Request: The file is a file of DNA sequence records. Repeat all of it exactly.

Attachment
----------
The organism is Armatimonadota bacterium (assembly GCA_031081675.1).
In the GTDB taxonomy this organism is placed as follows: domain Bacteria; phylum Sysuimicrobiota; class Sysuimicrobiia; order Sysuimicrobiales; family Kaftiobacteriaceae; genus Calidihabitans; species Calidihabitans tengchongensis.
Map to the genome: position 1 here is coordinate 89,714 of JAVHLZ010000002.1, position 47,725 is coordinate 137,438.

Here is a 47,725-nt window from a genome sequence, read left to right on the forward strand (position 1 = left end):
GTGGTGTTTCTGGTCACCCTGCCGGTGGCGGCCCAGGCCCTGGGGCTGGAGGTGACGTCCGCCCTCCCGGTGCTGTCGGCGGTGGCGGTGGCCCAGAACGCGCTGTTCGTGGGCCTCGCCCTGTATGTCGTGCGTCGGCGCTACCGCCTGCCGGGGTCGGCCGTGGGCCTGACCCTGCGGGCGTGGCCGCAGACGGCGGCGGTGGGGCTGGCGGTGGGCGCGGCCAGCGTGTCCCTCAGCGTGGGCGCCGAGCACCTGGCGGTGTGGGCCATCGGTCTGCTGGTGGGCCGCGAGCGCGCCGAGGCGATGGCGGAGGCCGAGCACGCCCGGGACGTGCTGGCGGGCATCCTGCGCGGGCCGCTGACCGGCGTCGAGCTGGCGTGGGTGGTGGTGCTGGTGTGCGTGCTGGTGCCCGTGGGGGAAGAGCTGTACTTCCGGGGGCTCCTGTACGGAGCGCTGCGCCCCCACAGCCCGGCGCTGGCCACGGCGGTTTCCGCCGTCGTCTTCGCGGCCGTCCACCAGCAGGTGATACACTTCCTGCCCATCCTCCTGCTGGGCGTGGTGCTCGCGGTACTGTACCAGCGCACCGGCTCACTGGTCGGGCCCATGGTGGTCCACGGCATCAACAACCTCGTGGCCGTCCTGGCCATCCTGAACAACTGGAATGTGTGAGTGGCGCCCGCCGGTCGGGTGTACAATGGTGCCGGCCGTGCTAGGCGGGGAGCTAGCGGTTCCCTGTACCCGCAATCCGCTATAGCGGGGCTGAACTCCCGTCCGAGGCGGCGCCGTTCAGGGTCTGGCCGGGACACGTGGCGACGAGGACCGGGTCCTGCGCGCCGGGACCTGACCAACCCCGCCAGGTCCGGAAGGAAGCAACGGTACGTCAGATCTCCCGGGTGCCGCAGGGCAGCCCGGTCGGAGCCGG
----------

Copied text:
The organism is Armatimonadota bacterium (assembly GCA_031081675.1).
In the GTDB taxonomy this organism is placed as follows: domain Bacteria; phylum Sysuimicrobiota; class Sysuimicrobiia; order Sysuimicrobiales; family Kaftiobacteriaceae; genus Calidihabitans; species Calidihabitans tengchongensis.
Map to the genome: position 1 here is coordinate 89,714 of JAVHLZ010000002.1, position 47,725 is coordinate 137,438.

Here is a 47,725-nt window from a genome sequence, read left to right on the forward strand (position 1 = left end):
GTGGTGTTTCTGGTCACCCTGCCGGTGGCGGCCCAGGCCCTGGGGCTGGAGGTGACGTCCGCCCTCCCGGTGCTGTCGGCGGTGGCGGTGGCCCAGAACGCGCTGTTCGTGGGCCTCGCCCTGTATGTCGTGCGTCGGCGCTACCGCCTGCCGGGGTCGGCCGTGGGCCTGACCCTGCGGGCGTGGCCGCAGACGGCGGCGGTGGGGCTGGCGGTGGGCGCGGCCAGCGTGTCCCTCAGCGTGGGCGCCGAGCACCTGGCGGTGTGGGCCATCGGTCTGCTGGTGGGCCGCGAGCGCGCCGAGGCGATGGCGGAGGCCGAGCACGCCCGGGACGTGCTGGCGGGCATCCTGCGCGGGCCGCTGACCGGCGTCGAGCTGGCGTGGGTGGTGGTGCTGGTGTGCGTGCTGGTGCCCGTGGGGGAAGAGCTGTACTTCCGGGGGCTCCTGTACGGAGCGCTGCGCCCCCACAGCCCGGCGCTGGCCACGGCGGTTTCCGCCGTCGTCTTCGCGGCCGTCCACCAGCAGGTGATACACTTCCTGCCCATCCTCCTGCTGGGCGTGGTGCTCGCGGTACTGTACCAGCGCACCGGCTCACTGGTCGGGCCCATGGTGGTCCACGGCATCAACAACCTCGTGGCCGTCCTGGCCATCCTGAACAACTGGAATGTGTGAGTGGCGCCCGCCGGTCGGGTGTACAATGGTGCCGGCCGTGCTAGGCGGGGAGCTAGCGGTTCCCTGTACCCGCAATCCGCTATAGCGGGGCTGAACTCCCGTCCGAGGCGGCGCCGTTCAGGGTCTGGCCGGGACACGTGGCGACGAGGACCGGGTCCTGCGCGCCGGGACCTGACCAACCCCGCCAGGTCCGGAAGGAAGCAACGGTACGTCAGATCTCCCGGGTGCCGCAGGGCAGCCCGGTCGGAGCCGG